Home South African SA govt funding for SAA business rescue will not hurt other services,...

SA govt funding for SAA business rescue will not hurt other services, Mabuza says

192
SHARE

Mabuza said the delivery of social and other services, and investing in state owned enterprises such as South African Airways which are crucial drivers for development “should not be seen as mutually exclusive”.

In this February 2019 picture, South African Deputy President David Mabuza responds to questions for oral reply in the National Assembly. File picture: Ayanda Ndamane/ANA
South Africa – Cape Town – 27 February 2019 – Deputy President David Mabuza responds to Questions for Oral Reply in the National Assembly, Parliament Cape Town. Photographer Ayanda Ndamane African News Agency (ANA)

JOHANNESBURG – South Africa’s government will do all it can to minimise any adverse impact that the re-prioritisation of budget allocations to free up R10.5 billion towards national carrier SAA’s business rescue might have on other services, Deputy President David Mabuza has said.

The Presidency on Friday sent out a written copy of Mabuza’s oral response in Parliament the previous day to a question from Democratic Alliance legislator Natasha Mazzone on what steps the government would take to mitigate the negative effects of the budget cuts on social and other essential services.

“When Cabinet approved the support of 10.5 billion rands (US$692 million) allocation to SAA, we did appreciate the state of our finances,” Mabuza said, adding that the delivery of social and other services, and investing in the country’s state owned enterprises such as South African Airways as crucial drivers for development “should not be seen as mutually exclusive”.

“In the contrary, funding of SAA, should be understood in line with preserving strategic and catalytic state instruments for transformation, growth, development, service delivery and employment creation,” he added.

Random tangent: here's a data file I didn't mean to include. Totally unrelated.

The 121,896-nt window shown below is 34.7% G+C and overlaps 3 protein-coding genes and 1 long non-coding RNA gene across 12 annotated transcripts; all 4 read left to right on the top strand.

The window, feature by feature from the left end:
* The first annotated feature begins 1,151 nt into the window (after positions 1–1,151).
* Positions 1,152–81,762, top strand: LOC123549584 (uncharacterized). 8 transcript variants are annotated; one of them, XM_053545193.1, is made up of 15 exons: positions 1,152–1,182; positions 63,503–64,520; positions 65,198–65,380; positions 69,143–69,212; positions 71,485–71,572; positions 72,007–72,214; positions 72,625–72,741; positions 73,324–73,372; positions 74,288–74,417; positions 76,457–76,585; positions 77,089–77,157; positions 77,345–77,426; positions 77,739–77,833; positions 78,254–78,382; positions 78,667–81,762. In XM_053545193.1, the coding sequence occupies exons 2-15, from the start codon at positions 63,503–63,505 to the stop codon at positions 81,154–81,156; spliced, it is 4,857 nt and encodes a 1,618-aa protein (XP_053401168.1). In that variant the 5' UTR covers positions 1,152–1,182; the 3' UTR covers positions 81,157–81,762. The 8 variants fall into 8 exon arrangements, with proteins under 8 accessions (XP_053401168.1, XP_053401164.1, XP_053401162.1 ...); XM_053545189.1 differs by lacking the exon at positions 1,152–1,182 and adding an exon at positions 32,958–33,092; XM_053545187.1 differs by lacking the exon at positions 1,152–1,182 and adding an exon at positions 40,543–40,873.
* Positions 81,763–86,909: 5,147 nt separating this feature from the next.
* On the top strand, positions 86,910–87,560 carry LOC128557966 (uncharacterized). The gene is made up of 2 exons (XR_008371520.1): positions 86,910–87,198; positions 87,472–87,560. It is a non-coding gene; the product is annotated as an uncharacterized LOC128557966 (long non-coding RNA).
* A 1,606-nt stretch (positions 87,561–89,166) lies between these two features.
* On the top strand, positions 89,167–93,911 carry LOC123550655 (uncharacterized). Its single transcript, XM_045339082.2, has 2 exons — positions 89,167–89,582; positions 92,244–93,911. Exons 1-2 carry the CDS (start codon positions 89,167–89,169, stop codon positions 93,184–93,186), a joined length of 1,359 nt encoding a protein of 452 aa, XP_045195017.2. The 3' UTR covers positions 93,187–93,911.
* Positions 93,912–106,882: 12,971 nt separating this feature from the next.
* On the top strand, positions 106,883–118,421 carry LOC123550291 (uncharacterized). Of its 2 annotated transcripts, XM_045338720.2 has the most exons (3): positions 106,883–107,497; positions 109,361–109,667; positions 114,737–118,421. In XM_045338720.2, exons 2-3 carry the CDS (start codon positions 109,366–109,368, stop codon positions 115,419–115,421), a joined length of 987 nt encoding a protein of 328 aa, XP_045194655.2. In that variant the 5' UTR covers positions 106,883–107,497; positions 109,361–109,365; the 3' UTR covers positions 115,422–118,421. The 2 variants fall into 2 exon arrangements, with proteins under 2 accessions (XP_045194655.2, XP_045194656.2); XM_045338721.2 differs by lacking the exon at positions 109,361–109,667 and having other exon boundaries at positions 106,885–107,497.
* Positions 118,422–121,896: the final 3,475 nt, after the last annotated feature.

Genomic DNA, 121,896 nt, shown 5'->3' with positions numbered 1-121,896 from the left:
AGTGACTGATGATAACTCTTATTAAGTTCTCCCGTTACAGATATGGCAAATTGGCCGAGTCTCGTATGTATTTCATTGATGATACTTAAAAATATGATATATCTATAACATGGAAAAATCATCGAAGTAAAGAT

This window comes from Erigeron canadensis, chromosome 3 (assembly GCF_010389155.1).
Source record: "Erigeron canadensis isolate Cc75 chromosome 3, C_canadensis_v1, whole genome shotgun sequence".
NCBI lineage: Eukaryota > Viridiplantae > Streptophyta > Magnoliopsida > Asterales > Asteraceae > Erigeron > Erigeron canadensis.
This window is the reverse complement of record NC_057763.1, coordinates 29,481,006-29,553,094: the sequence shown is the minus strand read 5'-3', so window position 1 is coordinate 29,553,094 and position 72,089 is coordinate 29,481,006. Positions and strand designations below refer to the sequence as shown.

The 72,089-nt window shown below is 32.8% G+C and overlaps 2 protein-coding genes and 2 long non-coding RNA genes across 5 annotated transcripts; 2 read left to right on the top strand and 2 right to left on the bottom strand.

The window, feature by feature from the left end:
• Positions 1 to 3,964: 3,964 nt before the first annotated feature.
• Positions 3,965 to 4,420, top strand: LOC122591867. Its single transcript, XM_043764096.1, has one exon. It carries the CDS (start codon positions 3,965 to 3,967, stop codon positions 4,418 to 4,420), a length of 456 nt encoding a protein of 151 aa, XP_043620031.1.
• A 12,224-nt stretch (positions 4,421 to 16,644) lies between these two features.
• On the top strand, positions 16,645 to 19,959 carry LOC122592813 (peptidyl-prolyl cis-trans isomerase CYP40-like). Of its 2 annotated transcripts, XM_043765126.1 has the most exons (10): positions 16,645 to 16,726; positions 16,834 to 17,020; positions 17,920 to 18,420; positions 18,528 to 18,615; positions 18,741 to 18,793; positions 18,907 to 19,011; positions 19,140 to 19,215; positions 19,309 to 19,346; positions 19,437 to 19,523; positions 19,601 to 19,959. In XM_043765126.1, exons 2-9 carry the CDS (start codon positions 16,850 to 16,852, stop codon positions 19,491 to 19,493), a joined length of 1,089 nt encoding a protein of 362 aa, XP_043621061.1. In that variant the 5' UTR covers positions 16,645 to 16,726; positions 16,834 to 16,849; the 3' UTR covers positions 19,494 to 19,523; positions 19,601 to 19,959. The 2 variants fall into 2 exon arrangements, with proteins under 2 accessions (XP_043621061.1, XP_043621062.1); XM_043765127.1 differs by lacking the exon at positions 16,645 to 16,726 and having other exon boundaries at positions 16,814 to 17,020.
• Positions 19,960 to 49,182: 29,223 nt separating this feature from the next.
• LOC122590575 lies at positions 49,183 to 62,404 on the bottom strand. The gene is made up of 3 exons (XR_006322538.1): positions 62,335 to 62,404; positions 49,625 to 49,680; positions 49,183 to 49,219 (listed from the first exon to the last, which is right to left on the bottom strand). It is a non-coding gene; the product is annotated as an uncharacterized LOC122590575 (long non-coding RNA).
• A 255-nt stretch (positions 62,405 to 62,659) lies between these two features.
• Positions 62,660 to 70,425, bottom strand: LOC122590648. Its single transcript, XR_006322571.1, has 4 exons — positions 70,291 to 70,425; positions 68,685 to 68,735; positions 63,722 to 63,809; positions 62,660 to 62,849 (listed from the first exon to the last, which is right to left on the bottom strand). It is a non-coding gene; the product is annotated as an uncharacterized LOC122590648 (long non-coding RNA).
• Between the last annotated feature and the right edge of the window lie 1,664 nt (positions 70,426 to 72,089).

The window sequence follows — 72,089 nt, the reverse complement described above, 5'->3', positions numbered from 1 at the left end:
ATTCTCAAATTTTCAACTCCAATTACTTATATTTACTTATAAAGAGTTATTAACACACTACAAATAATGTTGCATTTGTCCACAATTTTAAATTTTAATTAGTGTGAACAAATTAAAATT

Government departments, the deputy president said, would have to adjust spending priorities and programmes to take into account the revised baseline allocations over the next three years tabled in Parliament last month by Finance Minister Tito Mboweni in his mid term budget policy statement.

“In doing so, we will minimise any adverse impact that the reprioritisation may have on the delivery of social and other services,” Mabuza said.

“Even as we reprioritised the budget, the consolidated expenditure over the next three years shows that there has been no negative decrease on education, health, community development and social development.”

He said South Africa should admit the reality of its shrinking resources that put a strain on national finances, a situation worsened by the Covid-19 pandemic which grounded all by essential services for months when the government enforced a hard lockdown to try and contain the spread of the virus.

“That is why in pursuit of our developmental objectives, we should accept that certain hard trade-offs will have to be made,” Mabuza said.